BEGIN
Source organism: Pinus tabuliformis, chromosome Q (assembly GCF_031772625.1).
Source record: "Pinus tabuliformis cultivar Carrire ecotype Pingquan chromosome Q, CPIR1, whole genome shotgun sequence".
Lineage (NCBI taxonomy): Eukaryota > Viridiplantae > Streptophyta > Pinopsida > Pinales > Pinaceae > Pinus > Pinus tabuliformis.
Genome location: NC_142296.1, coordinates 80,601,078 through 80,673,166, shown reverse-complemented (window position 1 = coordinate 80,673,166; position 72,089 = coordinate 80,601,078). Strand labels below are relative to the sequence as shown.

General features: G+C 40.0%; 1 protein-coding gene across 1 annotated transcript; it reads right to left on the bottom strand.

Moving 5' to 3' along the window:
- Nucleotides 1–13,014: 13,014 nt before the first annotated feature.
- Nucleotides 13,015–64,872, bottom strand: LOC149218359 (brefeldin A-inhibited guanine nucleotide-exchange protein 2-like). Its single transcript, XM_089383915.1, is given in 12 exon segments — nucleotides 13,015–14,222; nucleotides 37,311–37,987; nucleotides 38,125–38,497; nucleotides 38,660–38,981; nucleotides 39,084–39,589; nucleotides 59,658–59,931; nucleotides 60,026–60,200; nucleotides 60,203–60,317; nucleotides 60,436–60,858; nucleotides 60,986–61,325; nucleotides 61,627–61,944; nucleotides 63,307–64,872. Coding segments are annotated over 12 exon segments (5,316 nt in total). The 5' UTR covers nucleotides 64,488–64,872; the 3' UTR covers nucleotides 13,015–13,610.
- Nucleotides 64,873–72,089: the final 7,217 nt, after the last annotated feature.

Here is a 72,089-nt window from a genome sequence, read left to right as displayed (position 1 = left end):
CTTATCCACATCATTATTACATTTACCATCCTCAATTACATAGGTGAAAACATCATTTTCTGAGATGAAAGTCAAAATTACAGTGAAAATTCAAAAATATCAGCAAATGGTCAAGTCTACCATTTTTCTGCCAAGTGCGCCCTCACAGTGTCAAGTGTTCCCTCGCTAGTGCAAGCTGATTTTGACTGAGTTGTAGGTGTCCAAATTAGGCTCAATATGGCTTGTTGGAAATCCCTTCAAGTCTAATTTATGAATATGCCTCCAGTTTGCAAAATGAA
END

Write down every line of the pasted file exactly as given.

Source organism: Pinus tabuliformis, chromosome Q (assembly GCF_031772625.1).
Source record: "Pinus tabuliformis cultivar Carrire ecotype Pingquan chromosome Q, CPIR1, whole genome shotgun sequence".
Lineage (NCBI taxonomy): Eukaryota > Viridiplantae > Streptophyta > Pinopsida > Pinales > Pinaceae > Pinus > Pinus tabuliformis.
Genome location: NC_142296.1, coordinates 80,601,078 through 80,673,166, shown reverse-complemented (window position 1 = coordinate 80,673,166; position 72,089 = coordinate 80,601,078). Strand labels below are relative to the sequence as shown.

General features: G+C 40.0%; 1 protein-coding gene across 1 annotated transcript; it reads right to left on the bottom strand.

Moving 5' to 3' along the window:
- Nucleotides 1–13,014: 13,014 nt before the first annotated feature.
- Nucleotides 13,015–64,872, bottom strand: LOC149218359 (brefeldin A-inhibited guanine nucleotide-exchange protein 2-like). Its single transcript, XM_089383915.1, is given in 12 exon segments — nucleotides 13,015–14,222; nucleotides 37,311–37,987; nucleotides 38,125–38,497; nucleotides 38,660–38,981; nucleotides 39,084–39,589; nucleotides 59,658–59,931; nucleotides 60,026–60,200; nucleotides 60,203–60,317; nucleotides 60,436–60,858; nucleotides 60,986–61,325; nucleotides 61,627–61,944; nucleotides 63,307–64,872. Coding segments are annotated over 12 exon segments (5,316 nt in total). The 5' UTR covers nucleotides 64,488–64,872; the 3' UTR covers nucleotides 13,015–13,610.
- Nucleotides 64,873–72,089: the final 7,217 nt, after the last annotated feature.

Here is a 72,089-nt window from a genome sequence, read left to right as displayed (position 1 = left end):
CTTATCCACATCATTATTACATTTACCATCCTCAATTACATAGGTGAAAACATCATTTTCTGAGATGAAAGTCAAAATTACAGTGAAAATTCAAAAATATCAGCAAATGGTCAAGTCTACCATTTTTCTGCCAAGTGCGCCCTCACAGTGTCAAGTGTTCCCTCGCTAGTGCAAGCTGATTTTGACTGAGTTGTAGGTGTCCAAATTAGGCTCAATATGGCTTGTTGGAAATCCCTTCAAGTCTAATTTATGAATATGCCTCCAGTTTGCAAAATGAA